Last Updated on 06/12/2020 by Deepak Singla
As much as safe investment options sound appropriate in the post-pandemic era, the focus should always be on making substantial gains, whenever possible. Moreover, an investment plan must strike the perfect balance between the long and short term financial goals without compromising either. This is why, if you were to compare between a Fixed Deposit fund and a National Pension Scheme, it is always advisable to stick to the former.
How does a Fixed Deposit work?
For starters, it is important to note that FDs are extremely safe forms of investment with a compounding power if approached judiciously. Moreover, different banks and lenders offer fixed deposit schemes with varied interest rates and, therefore, you can always compare before selecting a fixed deposit scheme.
Contrary to popular opinion, extensive research can help you identify schemes with exceptional FD interest rates. CRISIL-rated FDs can even offer interest rates amount to 8.7 percent per annum, which is an excellent mark for a safe and secure investment.
However, it is the lock-in flexibility that makes FDs extremely productive. While you can even opt for a smallish 6-month or 3-year fixed deposit plan, tax-saving plans come with a minimum lock-in period of 5 years. Besides, if you want compounding benefits, you can always re-fix the same upon maturity.
Why are FDs better than NPS?
Funds listed under the National Pension Scheme primarily target your retirement corpus. This means, any investment you make, you end up preparing for the post-retirement life. A fixed deposit scheme, however, prepares you for any given situation, with reliance on short and mid-term financial well-being.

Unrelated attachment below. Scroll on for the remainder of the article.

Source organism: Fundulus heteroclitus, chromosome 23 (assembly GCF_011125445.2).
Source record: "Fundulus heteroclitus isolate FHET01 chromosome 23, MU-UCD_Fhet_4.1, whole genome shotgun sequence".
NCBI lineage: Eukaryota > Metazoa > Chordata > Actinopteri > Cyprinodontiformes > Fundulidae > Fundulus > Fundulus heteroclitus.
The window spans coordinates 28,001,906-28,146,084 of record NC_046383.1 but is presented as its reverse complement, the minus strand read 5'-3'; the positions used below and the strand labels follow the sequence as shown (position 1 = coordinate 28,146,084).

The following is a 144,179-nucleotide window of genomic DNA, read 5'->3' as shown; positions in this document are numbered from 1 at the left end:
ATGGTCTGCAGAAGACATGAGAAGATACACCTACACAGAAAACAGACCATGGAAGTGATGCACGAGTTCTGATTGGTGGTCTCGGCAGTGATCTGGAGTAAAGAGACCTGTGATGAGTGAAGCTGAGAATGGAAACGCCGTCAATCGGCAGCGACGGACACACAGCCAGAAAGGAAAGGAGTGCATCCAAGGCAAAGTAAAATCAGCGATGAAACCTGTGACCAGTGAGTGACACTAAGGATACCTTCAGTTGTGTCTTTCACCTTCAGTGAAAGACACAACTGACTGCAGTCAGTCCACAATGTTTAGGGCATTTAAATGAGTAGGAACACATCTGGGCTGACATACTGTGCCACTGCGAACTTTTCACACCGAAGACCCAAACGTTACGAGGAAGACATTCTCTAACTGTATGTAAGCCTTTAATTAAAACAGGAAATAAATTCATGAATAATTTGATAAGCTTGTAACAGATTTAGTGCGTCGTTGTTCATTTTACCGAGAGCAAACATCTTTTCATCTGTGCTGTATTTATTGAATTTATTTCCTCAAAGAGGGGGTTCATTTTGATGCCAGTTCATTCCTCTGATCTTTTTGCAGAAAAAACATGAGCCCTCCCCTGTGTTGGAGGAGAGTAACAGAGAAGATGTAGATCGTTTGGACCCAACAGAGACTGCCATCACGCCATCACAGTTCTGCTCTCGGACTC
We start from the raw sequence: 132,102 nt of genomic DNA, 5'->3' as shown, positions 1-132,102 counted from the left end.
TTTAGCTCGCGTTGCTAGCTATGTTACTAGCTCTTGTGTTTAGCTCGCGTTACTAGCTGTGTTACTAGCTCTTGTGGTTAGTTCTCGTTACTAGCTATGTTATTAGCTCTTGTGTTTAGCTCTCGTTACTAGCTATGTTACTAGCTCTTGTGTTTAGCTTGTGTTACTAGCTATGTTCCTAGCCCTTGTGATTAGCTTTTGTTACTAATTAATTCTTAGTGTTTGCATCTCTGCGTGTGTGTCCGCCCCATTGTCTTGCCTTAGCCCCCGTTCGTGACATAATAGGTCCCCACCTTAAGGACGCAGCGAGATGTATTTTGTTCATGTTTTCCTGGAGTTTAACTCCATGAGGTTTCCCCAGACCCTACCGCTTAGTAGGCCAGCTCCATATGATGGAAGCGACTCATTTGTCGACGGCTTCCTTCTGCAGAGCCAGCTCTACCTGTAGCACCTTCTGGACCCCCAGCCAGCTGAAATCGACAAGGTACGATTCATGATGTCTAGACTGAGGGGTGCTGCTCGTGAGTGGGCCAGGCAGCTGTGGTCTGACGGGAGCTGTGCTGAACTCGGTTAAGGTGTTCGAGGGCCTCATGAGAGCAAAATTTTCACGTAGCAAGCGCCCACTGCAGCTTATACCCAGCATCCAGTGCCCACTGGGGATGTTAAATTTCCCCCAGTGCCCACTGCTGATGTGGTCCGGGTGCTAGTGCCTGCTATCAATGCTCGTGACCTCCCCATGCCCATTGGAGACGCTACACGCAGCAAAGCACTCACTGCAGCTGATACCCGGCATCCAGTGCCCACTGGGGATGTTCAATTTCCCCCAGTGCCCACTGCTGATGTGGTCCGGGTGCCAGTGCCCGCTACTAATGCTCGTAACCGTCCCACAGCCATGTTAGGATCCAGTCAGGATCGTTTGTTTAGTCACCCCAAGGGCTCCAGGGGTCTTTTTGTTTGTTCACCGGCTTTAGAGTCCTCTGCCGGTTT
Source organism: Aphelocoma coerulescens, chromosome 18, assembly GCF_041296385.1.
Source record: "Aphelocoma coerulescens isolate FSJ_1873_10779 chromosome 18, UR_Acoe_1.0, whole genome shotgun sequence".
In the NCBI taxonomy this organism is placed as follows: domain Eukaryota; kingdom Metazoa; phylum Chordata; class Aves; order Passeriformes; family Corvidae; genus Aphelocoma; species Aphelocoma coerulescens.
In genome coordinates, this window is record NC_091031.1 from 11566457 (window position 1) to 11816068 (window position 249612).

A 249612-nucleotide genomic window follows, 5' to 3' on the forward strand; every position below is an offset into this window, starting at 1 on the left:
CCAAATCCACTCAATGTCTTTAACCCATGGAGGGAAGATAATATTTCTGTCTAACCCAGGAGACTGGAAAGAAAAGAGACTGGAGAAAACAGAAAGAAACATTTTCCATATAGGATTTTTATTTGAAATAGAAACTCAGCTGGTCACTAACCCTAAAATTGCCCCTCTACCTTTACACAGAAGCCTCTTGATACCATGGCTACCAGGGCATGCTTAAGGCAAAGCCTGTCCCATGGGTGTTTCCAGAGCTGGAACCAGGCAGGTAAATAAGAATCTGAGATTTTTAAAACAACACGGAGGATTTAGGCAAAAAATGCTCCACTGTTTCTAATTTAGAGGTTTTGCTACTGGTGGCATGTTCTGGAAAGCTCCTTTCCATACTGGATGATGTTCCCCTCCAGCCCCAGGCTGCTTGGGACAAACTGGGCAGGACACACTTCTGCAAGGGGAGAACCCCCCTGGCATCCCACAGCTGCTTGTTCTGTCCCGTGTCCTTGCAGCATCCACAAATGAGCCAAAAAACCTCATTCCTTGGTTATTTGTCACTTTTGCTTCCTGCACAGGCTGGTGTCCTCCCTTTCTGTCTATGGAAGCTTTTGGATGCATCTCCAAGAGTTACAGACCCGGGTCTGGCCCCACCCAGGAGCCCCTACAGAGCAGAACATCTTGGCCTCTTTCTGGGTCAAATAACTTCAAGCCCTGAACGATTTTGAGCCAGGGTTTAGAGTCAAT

NPS policies lock up funds for almost 30 years from the date of purchase. However, with the annuity income being taxable, even some of the long-term benefits of the concerned funds are defeated. Even though the FD corpus is taxable upon maturity, you can always find a workaround to save the TDS deducted on the interest. Moreover, as the TDS is deducted every year, you need not worry about lump-sum deductions upon maturity.
Restrictions of NPS Funds
Despite the long-term nature of an NPS fund, only 60 percent of the corpus is completely tax-free, and you must invest the remaining 40 percent in an annuity plan, where the income is as good as taxable. Most importantly, investments accrued under the NPS plan aren’t immune to inflation indexation either.
Therefore, FDs are better choices as NPS has a pretty confusing profit to account for. Moreover, even if you plan on restructuring withdrawals to suit your financial stead, the 40 percent annuity limit hinders the flexibility. Although some might argue that annuity helps maintain a steady income stream throughout life, the interest rates aren’t competitive enough to tackle inflation.
Fixed Deposit for Retirement
On the contrary, FDs are also better choices for creating a post-retirement corpus as senior citizens end up getting better FD interest rates. Besides, seniors can use the money as desired upon maturity.
Despite NPS being a great post-retirement fund, you should choose an FD over the same to amplify profits and enjoy the perks of flexible and unrestrictive withdrawals, precisely to tackle sudden financial emergencies.